Solar Highway

StarDate: July 12, 2013

You are missing some Flash content that should appear here! Perhaps your browser cannot display it, or maybe it did not initialize correctly.

You are missing some Flash content that should appear here! Perhaps your browser cannot display it, or maybe it did not initialize correctly.



The “solar highway” curves low across the southern sky on July evenings, outlining the path the Sun will follow during the cooler days of fall and winter. The path is outlined by some of the brightest objects in the night sky.

As night begins to fall, the brightest of them all, the Moon, is quite low in the west. It’s a thickening crescent, with the Sun illuminating roughly one-fifth of the lunar hemisphere that faces Earth. As the night darkens, though, the rest of the lunar disk is illuminated by bright earthshine — sunlight reflected off our own planet.

Regulus, the brightest star of Leo, is well to the right of the Moon. And to the lower right of Regulus is the second-brightest object in the night sky — the planet Venus, which is early in a long run as the “evening star.” It sets about the time the sky gets completely dark, but it’ll climb into better view as the summer rolls on.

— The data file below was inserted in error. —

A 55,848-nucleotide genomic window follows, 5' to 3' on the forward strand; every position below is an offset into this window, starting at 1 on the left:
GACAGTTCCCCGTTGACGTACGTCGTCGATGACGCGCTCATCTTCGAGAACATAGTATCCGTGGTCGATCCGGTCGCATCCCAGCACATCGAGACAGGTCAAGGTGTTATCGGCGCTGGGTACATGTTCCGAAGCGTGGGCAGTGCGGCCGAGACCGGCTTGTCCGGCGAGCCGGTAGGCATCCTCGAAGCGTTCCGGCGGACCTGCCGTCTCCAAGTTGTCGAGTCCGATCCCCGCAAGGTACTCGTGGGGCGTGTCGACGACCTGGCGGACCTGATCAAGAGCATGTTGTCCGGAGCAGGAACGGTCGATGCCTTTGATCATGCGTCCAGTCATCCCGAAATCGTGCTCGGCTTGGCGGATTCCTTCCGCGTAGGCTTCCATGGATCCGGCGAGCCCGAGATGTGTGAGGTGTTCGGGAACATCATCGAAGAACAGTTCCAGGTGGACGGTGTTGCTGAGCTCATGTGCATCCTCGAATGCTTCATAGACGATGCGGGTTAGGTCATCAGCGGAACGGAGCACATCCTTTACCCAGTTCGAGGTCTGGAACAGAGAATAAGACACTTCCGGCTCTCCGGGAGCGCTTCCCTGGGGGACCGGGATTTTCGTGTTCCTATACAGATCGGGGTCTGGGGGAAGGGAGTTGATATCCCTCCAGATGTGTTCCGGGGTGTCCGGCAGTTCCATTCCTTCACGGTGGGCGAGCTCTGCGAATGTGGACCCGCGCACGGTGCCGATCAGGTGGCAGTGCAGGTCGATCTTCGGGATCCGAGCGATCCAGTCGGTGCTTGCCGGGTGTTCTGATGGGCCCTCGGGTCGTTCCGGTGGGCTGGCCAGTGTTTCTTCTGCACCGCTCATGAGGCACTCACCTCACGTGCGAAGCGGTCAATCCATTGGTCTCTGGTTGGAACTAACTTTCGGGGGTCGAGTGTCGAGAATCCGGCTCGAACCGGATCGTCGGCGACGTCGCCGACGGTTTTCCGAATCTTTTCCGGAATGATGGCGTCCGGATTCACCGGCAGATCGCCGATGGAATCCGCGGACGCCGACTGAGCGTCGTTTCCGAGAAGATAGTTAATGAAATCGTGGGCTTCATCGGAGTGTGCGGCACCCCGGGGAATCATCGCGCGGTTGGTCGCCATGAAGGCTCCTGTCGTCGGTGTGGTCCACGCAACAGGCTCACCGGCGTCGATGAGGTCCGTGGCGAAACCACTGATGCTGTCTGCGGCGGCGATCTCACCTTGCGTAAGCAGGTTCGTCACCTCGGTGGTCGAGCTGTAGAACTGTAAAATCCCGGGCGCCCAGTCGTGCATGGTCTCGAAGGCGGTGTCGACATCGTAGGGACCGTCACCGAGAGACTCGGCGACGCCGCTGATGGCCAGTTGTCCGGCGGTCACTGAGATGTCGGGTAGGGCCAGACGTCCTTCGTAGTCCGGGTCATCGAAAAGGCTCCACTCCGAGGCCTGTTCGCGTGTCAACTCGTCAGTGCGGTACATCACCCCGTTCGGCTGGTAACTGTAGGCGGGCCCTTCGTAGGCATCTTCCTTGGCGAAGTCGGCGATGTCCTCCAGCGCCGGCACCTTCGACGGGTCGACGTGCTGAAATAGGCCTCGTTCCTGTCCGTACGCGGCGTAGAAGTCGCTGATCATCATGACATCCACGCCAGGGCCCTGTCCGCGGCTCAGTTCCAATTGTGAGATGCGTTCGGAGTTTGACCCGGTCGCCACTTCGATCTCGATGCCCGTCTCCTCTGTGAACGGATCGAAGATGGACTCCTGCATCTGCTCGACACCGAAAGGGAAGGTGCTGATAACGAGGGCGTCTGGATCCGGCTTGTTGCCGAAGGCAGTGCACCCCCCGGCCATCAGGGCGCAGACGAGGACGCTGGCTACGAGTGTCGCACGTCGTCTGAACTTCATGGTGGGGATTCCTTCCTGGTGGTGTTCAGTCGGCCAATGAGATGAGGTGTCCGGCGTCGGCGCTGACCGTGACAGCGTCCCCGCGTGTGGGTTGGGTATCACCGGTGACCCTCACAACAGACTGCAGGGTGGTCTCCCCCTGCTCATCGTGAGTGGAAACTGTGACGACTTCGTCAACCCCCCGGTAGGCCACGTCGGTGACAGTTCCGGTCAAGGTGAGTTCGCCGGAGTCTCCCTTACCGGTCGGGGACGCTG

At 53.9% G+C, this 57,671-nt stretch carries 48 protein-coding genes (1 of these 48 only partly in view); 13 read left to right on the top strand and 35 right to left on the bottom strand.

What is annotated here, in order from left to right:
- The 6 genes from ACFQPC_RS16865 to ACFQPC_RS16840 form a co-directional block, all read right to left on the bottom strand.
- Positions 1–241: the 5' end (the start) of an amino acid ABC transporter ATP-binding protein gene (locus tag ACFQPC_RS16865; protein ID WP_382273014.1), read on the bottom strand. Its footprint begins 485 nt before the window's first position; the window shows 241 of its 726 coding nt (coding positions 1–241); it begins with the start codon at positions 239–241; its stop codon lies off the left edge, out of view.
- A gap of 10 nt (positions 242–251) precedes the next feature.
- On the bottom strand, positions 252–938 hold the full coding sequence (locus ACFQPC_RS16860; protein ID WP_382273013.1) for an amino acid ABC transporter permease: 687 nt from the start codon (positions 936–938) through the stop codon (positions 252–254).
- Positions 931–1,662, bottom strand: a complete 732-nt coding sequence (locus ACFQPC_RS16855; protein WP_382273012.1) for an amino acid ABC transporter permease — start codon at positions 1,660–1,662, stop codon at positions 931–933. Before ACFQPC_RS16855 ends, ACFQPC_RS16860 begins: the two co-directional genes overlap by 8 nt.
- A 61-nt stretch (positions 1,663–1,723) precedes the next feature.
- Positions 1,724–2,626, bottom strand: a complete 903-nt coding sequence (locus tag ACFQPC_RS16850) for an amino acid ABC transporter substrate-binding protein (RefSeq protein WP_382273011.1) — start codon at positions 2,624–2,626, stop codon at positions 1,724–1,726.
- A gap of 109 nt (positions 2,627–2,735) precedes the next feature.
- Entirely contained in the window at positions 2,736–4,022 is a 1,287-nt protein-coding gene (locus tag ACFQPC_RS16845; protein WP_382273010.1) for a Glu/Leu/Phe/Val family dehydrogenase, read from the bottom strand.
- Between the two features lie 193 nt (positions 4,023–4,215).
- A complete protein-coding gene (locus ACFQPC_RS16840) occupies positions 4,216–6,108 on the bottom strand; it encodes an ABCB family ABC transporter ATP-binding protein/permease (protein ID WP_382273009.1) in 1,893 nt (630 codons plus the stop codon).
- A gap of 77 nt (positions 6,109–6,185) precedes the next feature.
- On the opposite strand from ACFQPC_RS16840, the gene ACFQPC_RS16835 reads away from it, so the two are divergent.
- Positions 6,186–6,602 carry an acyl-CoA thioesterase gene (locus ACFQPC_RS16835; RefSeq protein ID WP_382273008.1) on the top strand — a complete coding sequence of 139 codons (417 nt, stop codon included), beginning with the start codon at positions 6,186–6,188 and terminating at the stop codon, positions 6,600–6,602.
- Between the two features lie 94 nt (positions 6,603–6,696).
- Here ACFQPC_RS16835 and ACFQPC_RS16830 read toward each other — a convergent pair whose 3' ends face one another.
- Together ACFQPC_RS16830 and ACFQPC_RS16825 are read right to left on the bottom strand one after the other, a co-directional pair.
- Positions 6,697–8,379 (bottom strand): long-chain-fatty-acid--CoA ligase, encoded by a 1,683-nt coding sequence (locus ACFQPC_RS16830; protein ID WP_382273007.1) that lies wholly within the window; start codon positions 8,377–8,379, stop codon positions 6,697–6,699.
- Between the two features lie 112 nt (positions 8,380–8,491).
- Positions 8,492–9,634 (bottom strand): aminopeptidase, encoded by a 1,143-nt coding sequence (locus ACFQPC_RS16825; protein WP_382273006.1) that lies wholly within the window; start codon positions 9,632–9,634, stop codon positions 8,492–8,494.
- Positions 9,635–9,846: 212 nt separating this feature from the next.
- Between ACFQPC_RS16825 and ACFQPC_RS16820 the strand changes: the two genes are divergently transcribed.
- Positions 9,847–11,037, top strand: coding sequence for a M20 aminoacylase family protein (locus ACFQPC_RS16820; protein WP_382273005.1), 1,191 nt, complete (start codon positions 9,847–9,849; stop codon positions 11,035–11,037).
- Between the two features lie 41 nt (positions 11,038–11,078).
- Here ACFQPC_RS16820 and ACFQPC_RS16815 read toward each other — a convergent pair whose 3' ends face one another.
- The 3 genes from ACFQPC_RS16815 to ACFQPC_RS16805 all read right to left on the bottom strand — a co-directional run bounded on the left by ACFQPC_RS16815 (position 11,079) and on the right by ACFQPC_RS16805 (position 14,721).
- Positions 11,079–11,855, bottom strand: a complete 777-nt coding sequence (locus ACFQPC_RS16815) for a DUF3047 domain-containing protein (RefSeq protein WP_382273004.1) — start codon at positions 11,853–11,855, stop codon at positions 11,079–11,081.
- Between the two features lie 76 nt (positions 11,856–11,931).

Two other bright objects stand about a third of the way up the sky in the southwest: the star Spica and the planet Saturn. Saturn is a little higher and slightly brighter, with Spica to its lower right.

And one more bright pinpoint is low in the south: Antares, the leading light of Scorpius. It shines with a distinctly orange hue, so it’s hard to miss. It arcs a little higher over the following couple of hours, then nosedives toward the southwestern horizon, where it disappears by around 2 or 3 in the morning — a bright marker on the solar highway.

 

Script by Damond Benningfield, Copyright 2013

For more skywatching tips, astronomy news, and much more, read StarDate magazine.

The one constant in the Universe: StarDate magazine

FacebookTwitterYouTube

©2014 The University of Texas McDonald Observatory